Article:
In defence of the lowly drum machine

“This next band…doesn’t have a drummer!!” So intoned a breathless Dick Clark in 1984 during a broadcast of his American hot 100 countdown radio show. We were transfixed. What could that mean? To a 13 year old who was just discovering music and for whom pop or rock music meant a guitar, a bass, drums, a singer and maybe a keyboard. What was this non-drummer lunacy?? As it turned out he was talking about Depeche Mode who were enjoying their first North American mainstream success with “People are People”. Clark was positively verkempt at the notion. To young teen Softsynth’s ears it sure sounded like they had drums in there, perhaps Clark was simply insane. It seemed a reasonable conclusion.

Little did we know we were already in love with the sound of the drum machine. The Eurythmics’ “Here Comes the Rain Again” was driven by the most awesome drum sounds we had yet heard. Thomson Twins’ “Wish You Were Here” was similarly driven forward by a soft, metronome-like beat that sounded somehow…cooler than traditional drums.

Shortly after that we purchased O.M.D.’s 1980 self titled debut and it started to make more sense. (Bear in mind this was 1984 – we didn’t have the interwebs to consult for quick answers to the questions of the day…). This, clearly was not a set of drums keeping the beat. This was something…other.

In 2009 the drum machine (by which we also refer beats rendered by softsynths and programmed drums in general) is, perhaps more than ever looked upon as something alien, something “less” than. Even electronic bands who use programmed drums in the studio, often to great effect, feel the need for “real” drums for live shows (see: Depeche Mode, MESH, De/Vision, Goldfrapp, Lady GaGa, many others). Why has it gotten a bad rap? Are drums sacrosanct? Is it the need for the drum solo to denote a real rock show? Are electronic drum pads just so uncool that only a big-ass full set of skins that would do Rush proud will suffice in this age?

The main reason Softsynth is a fan of the drum machine is the sound one can get from it. While a traditional kit can produce awesome fills, solos, and other imperfections that lend a realness to a song one may not be able to get from a programmed sequence, it can produce one essential sound. Now that sound can be adjusted with dampeners, with using different snares or toms, and other manipulations but ultimately it’s one core sound. Programmed percussion can produce any sound in the world built into a beat (Imogen Heap does this beautifully often using voice samples as a percussive device) and that is wonderfully freeing. It can produce a sound truly unique and can colour the outer edges of a song in a way one can 0nly get using this tool. And even with that freedom to experiment with sound the inherent sound of the drum machine is something magical in itself. One cannot help but hear a classic Kraftwerk song and not feel transported back in time by the sound collage they were able to create, even with the rudimentary technology available. In a book on Depeche Mode published in the mid 80’s the percussive sound they achieved on their early material was describes as “the resonance of a pencil eraser tapping against headphones”, which is ridiculously evocative and accurate and yet that’s not a bad thing. That is a sound so associated with that era that many bands like Nothern Kind and Venus Hum work hard to emulate even in 2009. It’s a sound of an era. A sound that kept perfect time with a soft padding or a tinny echo and one that is unmistakenly electronic.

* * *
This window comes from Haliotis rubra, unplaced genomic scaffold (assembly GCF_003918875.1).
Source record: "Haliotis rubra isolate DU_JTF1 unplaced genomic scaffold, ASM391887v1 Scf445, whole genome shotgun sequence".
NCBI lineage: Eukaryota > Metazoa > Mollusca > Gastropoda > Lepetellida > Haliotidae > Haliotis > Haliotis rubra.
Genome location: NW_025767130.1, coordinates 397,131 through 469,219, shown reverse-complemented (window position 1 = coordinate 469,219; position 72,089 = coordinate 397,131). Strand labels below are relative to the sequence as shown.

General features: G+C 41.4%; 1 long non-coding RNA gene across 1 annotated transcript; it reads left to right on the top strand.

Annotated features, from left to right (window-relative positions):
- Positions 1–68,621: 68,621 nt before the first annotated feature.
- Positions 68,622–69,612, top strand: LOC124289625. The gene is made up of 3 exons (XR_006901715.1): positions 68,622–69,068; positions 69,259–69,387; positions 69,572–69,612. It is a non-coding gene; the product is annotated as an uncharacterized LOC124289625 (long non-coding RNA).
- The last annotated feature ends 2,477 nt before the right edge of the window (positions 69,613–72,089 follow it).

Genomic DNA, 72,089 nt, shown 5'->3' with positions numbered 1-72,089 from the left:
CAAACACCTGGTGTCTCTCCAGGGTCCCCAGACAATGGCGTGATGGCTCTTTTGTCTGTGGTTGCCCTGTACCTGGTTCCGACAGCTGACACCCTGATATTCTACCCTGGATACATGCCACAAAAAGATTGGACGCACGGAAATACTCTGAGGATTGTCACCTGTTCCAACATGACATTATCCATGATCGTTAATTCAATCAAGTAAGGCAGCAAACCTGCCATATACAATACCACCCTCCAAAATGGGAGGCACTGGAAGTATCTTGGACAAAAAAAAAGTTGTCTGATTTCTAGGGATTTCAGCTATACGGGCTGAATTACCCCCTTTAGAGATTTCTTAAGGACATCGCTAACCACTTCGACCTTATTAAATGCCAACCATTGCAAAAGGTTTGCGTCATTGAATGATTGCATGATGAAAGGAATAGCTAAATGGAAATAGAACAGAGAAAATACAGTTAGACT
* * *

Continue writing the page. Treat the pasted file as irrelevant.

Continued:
The notion of programmed drums has come a long way from the 1930’s when the Rhythmicon and later the thematic programmed beats (bossa nova, swing, etc) which eventually accompanied most popular organs by the 60’s were the order of the day. From the late 60’s Roland adaptations on the concept, used by Can on Tago Mago in the early 70’s,  to the programmable samplers of the 80’s, to MIDI later that decade the drum machine has played a key role in the development of modern music. It’s an instrument onto itself, no longer content to be seen as a replacement instrument. It’s not a sub for a drum kit, it is what it is, a fully realized part of the musicscape itself. Without it there would be no hip hop as we know it, no dance music, no true electronic music, no trip hop movement, and no Kills. We would be the worse for it.

Softsynth celebrates this key component to the electronic scene and says to the electro bands of the day, “let your MIDI hang out! No one’s judging.”

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2 Responses to “In defence of the lowly drum machine”

  1. Do you know what “A-Ha” used for their drum machine in “Hunting High and Low”?

    • softsynth Says:

      You know, funny, I’ve been trying to find out actually but nothing forthcoming. Pretty basic analogue drum machines of some kind but no idea what exactly…

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